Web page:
Liverpool docks at night

Liverpool trials blockchain technology in push to become ‘climate positive’

Image credit: Dreamstime

The city is aiming to be the first “carbon positive” city by the end of 2020, partially through support for forest conservation projects. This ambitious goal requires the city to more than offset its carbon emissions.

Liverpool City Council hopes to offset more than 110 per cent of its carbon emissions. It aims to become the first climate-positive authority by the end of 2018 and the first climate-positive city by the end of 2020.

For the first year of this project, the city authority will work with the Poseidon Foundation, experimenting with its carbon-offsetting blockchain platform. It will be the first instance of a city adopting blockchain technology in its carbon mitigation efforts.

The Poseidon Foundation’s blockchain-based platform links activities and purchases associated with carbon emissions to climate-positive actions – at present, assisting with forest conservation – to entirely offset them.

A user making a purchase, for instance, has the cost of the required carbon offset for this purchase (“carbon credits”) added automatically to their bill. These credits go towards supporting international forest conservation efforts. For the user, the process can be overseen with a simple app.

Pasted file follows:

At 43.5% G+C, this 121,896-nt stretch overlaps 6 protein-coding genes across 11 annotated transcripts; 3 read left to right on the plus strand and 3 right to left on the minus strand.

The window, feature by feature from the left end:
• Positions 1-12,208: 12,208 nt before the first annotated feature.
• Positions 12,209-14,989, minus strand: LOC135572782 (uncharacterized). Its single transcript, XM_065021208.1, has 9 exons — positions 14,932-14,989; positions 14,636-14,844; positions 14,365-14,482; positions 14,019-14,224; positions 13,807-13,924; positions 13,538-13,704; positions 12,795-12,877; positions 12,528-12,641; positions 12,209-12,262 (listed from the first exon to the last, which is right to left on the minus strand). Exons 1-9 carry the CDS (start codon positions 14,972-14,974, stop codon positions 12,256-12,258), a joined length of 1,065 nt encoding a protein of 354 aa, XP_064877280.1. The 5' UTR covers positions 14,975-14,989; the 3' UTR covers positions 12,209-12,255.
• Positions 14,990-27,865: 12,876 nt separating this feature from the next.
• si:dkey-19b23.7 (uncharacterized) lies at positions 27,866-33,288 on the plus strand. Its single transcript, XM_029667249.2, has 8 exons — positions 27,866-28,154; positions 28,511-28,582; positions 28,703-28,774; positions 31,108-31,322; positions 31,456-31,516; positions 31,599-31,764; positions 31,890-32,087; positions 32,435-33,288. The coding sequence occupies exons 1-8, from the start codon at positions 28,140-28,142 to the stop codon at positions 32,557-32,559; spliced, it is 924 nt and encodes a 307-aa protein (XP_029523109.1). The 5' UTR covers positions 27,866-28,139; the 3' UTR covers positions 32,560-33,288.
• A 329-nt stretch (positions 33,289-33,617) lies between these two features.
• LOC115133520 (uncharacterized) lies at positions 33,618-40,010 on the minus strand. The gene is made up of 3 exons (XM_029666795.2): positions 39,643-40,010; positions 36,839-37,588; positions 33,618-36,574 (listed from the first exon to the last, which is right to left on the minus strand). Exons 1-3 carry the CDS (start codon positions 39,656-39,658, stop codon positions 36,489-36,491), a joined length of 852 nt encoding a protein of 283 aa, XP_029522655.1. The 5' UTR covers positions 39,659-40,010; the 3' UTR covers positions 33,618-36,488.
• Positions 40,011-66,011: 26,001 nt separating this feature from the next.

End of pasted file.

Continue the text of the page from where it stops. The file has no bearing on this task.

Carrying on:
Poseidon’s blockchain – a chain of cryptographically secured distributed records which are highly resistant to meddling – provides transparency for all purchases and carbon offsets.

The platform is already being used by ice cream company Ben & Jerry’s to offset the environmental impact of making ice cream.

In a statement, Mayor of Liverpool Joe Anderson said: “Poseidon’s technology is the first of its kind to truly deliver a solution to governments, businesses and individuals around the world to help reverse the causes of climate change and I am thrilled this agreement will bring this cutting-edge technology to our city.”

“Liverpool City Council has a significant carbon footprint because of all the services we provide, be it street lighting, the running of countless properties […] and our fleet of vehicles. We are already making significant strides to reduce our impact by 40 per cent by 2030, but that is not enough.”

The Foundation will be moving its operations from Malta to Liverpool, where it is already working with Briggs Automotive Company to develop the first “climate-positive car”.

Recent articles

Info Message

Our sites use cookies to support some functionality, and to collect anonymous user data.

Learn more about IET cookies and how to control them

Close